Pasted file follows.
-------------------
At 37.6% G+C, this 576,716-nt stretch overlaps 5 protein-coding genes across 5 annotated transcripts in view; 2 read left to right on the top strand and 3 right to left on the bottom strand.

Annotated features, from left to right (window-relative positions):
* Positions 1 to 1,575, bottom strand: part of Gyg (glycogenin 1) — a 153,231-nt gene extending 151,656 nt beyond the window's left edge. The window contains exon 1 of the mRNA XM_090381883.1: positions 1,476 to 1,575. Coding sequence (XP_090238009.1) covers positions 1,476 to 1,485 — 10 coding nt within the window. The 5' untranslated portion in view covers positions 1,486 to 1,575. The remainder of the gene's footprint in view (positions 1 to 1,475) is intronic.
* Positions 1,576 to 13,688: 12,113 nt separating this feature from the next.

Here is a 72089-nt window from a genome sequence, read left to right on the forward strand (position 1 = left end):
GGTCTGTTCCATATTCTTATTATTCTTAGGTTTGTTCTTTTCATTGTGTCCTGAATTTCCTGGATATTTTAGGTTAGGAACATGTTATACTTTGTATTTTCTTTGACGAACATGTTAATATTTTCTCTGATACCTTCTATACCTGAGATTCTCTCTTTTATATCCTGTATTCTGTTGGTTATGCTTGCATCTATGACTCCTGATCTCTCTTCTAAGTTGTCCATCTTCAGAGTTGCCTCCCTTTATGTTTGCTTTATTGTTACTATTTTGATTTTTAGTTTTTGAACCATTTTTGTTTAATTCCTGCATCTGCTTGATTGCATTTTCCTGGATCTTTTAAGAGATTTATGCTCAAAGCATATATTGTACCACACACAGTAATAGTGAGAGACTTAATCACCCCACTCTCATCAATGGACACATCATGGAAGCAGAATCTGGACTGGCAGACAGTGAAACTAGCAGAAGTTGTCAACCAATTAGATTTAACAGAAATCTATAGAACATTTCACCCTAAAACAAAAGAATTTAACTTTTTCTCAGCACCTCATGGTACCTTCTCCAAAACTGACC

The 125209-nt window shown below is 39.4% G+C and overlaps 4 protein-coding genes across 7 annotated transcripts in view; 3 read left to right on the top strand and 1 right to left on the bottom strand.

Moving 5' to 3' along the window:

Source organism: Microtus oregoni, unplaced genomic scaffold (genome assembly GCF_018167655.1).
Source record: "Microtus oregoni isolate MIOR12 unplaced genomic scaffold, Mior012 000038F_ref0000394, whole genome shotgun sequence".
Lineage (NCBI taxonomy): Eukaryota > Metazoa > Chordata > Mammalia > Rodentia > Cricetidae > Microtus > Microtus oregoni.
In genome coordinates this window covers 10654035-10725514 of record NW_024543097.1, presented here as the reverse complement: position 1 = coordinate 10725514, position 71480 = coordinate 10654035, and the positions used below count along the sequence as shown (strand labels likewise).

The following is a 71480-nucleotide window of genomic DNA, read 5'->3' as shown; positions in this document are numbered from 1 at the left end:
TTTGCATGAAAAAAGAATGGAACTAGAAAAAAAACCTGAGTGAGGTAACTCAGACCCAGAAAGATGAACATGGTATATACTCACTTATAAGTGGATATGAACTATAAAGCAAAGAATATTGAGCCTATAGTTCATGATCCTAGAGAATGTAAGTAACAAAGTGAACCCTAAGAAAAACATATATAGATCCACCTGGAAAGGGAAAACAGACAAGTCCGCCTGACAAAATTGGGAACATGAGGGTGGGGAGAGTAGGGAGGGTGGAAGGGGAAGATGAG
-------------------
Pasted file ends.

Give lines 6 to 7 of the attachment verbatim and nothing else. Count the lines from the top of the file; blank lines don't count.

GGTCTGTTCCATATTCTTATTATTCTTAGGTTTGTTCTTTTCATTGTGTCCTGAATTTCCTGGATATTTTAGGTTAGGAACATGTTATACTTTGTATTTTCTTTGACGAACATGTTAATATTTTCTCTGATACCTTCTATACCTGAGATTCTCTCTTTTATATCCTGTATTCTGTTGGTTATGCTTGCATCTATGACTCCTGATCTCTCTTCTAAGTTGTCCATCTTCAGAGTTGCCTCCCTTTATGTTTGCTTTATTGTTACTATTTTGATTTTTAGTTTTTGAACCATTTTTGTTTAATTCCTGCATCTGCTTGATTGCATTTTCCTGGATCTTTTAAGAGATTTATGCTCAAAGCATATATTGTACCACACACAGTAATAGTGAGAGACTTAATCACCCCACTCTCATCAATGGACACATCATGGAAGCAGAATCTGGACTGGCAGACAGTGAAACTAGCAGAAGTTGTCAACCAATTAGATTTAACAGAAATCTATAGAACATTTCACCCTAAAACAAAAGAATTTAACTTTTTCTCAGCACCTCATGGTACCTTCTCCAAAACTGACC

The 125209-nt window shown below is 39.4% G+C and overlaps 4 protein-coding genes across 7 annotated transcripts in view; 3 read left to right on the top strand and 1 right to left on the bottom strand.